At the Boise airport I’m early for my departure so there’s no line to wait in as I approach the Delta ticket counter. The smiling middle-aged woman asks for my ID and I hand it over. She looks and her smile turns to puzzlement. “What kind of ID is this?”
“It’s a tribal ID,” I say.
She positively beams. “Oh, wow! I’ve never seen one of these before!” She calls over a co-worker. “Have you ever seen one of these?” she asks and hands him my ID. No, he hasn’t either.
When I have my ID back she’s still eyeballing me and continues to smile. “I have a story I want to tell you,” she says. I assure her I’m eager to hear it.
It’s the “my great grandmother had Indian blood” story so many of us endure hearing. In this case I’m not learning of any kind of Cherokee princess – she doesn’t even say what tribe – but in this instance her story is set in the early 1900s, when “everyone wore big hats with lots of feathers.”
When great grandma arrives at “the office where they were giving Indians land” she was not allowed any because “her hat had too many feathers.” A true story? What do I know. I’m just supposed to think it’s funny or something, I don’t know.
This dovetails into a story now about grandma who, when grandpa proposed to her, “said she couldn’t marry him” because she had Indian blood. Grandpa laughs and says, “I don’t care, I have Indian blood too!”
The woman relating these tales to me laughs and laughs. I don’t know what I’m supposed to think. Did I miss the joke? I know I’m not the sharpest arrow in the quiver and I just want my boarding pass. Then the woman and her co-worker proceed to tell me how so many Indians denied their identity, heritage, etc. and I guess I should be grateful for the education bestowed on me by these white people simply because I announced who I am with my Little Shell ID.
“That used to happen!” the co-worker tells me with wide eyes and I just want to say it’s still happening but instead I just walk away.
At security there are two agents checking IDs and boarding passes. I hand my ID to the first one. She looks, frowns, then hands it back and informs me they don’t accept it. I hand it back and assure her she does. She hands it to the other agent who also frowns and says no, she doesn’t think they take them either.
“It’s a tribal ID,” I say. “It is accepted as federal identification because we are a sovereign nation,” but they aren’t listening to me, they’re still discussing with each other how they’ve never seen anything like it. My skull is beginning to pound. Finally one goes down the line to another agent who takes one look and says, “Yeah, we take those. We take all tribal IDs.” I nod and say thank you. I am on my way through security.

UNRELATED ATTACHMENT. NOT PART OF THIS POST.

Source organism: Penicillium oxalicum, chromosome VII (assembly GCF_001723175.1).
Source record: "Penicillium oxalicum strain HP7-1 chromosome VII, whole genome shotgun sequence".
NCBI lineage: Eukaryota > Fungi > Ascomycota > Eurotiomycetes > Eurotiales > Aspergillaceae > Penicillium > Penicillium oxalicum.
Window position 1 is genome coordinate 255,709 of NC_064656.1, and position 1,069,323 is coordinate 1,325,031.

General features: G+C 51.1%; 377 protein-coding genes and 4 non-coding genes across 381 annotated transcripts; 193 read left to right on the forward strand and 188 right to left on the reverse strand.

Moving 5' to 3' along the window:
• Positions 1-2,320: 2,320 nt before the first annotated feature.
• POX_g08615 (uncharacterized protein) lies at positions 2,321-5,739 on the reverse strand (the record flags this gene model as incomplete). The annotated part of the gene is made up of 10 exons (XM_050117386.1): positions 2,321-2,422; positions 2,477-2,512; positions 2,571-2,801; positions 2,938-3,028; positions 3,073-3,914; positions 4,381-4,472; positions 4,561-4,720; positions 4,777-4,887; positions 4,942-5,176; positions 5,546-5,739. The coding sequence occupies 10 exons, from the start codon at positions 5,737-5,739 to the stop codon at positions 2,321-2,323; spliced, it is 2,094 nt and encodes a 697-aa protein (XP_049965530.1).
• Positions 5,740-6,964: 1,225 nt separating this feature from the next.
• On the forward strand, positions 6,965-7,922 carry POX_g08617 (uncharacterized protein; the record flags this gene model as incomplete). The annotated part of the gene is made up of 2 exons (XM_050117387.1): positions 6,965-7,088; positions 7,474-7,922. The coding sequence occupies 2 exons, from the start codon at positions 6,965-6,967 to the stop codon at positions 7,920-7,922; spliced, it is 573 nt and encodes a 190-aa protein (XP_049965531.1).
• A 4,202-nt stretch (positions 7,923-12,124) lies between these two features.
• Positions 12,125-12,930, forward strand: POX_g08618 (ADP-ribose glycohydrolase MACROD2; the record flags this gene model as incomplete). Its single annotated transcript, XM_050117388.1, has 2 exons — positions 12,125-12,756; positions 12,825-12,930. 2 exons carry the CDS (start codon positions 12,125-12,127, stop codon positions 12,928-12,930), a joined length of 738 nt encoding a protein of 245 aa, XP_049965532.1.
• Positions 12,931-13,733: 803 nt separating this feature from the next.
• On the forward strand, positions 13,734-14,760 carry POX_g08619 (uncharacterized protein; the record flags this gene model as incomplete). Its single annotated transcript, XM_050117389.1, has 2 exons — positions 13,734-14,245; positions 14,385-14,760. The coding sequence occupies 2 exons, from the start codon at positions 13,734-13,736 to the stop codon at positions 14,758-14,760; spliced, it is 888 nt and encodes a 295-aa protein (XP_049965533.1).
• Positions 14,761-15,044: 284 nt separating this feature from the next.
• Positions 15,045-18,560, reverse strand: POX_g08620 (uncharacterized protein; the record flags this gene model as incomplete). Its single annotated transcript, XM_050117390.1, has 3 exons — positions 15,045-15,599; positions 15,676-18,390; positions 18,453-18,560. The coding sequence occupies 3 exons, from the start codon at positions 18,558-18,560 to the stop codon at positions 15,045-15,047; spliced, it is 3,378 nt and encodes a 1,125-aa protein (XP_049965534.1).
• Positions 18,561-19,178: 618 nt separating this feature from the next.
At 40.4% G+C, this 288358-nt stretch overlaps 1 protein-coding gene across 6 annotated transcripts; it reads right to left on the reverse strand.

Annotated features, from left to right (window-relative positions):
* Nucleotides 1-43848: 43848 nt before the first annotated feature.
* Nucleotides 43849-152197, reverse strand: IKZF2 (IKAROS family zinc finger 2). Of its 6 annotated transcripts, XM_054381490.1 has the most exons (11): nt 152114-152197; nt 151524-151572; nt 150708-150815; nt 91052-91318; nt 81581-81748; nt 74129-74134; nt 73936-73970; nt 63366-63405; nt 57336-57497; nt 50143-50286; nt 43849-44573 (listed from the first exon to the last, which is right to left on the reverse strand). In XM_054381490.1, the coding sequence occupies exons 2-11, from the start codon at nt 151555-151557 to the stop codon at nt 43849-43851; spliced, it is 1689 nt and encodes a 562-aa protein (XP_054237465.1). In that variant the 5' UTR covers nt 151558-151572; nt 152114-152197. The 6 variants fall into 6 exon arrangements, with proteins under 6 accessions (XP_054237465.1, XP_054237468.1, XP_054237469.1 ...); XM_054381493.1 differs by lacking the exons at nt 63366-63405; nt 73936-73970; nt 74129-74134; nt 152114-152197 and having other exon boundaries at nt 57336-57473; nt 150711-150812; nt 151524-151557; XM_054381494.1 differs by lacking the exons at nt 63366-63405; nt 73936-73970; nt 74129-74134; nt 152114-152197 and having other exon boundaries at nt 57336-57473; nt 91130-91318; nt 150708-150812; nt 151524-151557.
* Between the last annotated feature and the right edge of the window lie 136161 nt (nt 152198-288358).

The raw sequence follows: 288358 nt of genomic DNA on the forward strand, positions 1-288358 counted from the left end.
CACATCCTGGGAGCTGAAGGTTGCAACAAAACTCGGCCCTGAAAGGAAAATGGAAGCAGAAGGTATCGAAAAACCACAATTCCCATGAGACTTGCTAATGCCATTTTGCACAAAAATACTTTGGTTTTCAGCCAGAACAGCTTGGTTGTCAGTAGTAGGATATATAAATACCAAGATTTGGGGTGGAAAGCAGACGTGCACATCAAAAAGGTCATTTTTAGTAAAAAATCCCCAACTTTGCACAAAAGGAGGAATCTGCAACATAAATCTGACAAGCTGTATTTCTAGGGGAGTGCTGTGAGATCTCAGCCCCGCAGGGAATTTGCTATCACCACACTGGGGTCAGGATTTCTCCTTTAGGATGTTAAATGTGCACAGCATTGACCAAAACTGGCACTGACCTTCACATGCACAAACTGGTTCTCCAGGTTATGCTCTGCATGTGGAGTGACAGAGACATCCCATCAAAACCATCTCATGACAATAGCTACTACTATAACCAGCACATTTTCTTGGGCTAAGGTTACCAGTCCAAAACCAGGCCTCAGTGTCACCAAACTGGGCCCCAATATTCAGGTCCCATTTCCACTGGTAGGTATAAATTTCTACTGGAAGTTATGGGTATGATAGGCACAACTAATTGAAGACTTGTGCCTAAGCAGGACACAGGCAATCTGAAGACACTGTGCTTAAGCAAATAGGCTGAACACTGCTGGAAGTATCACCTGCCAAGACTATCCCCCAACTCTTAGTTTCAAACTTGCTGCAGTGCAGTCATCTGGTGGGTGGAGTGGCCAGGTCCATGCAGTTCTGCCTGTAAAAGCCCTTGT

I stop at a bench and gather myself. It may seem trivial but it’s not. Or maybe I’m just tired. Maybe those agents hadn’t seen a tribal ID before and it’s not their fault but they are so used to being in a position of power over travelers that they never considered they could be wrong, under-trained, whatever the excuse is. I’ve used my ID many times all over and never had a problem before, and it’s not like there aren’t Indians in Idaho.
What’s hard is that expressing ourselves as Indians opens us up to all those bullshit stories about great great grandmas, Indian blood, defending the legality of who we are, etc. Being erased from conversations unless we risk being made asses of ourselves by standing up for ourselves. It’s watching one of two white guys in your presentation get up and leave halfway through and choosing not to shout, “Yeah, and don’t come back either, Chad!” It’s having a discussion of Native lit in an essay online that includes a photo of “books by Native authors” that aren’t books by Native authors and nobody in editorial took two seconds to look and say, “These aren’t Native authors.”
I think this is a struggle for anyone trying to swim upstream against the dominant culture and it isn’t exclusive to Indians. So many relatives face the struggle, and there is so much struggle. It sucks.
I made it home weary and disillusioned, but only for a while. There was another beautiful night sky, and an even more beautiful morning. I know things could be a lot worse, and so many have it worse than I do.
It’s just exhausting sometimes.
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Whatever that is, I’m a $50/event guy who still gets jacked at $500/events.
I think. I honestly don’t entirely recall what I ultimately said once I went off script.
Don’t get me wrong, there are few people in the world I respect more than the Dalai Lama, if any; it’s the “I’ve been a Buddhist ten minutes” people regurgitating his perspective that rile me up.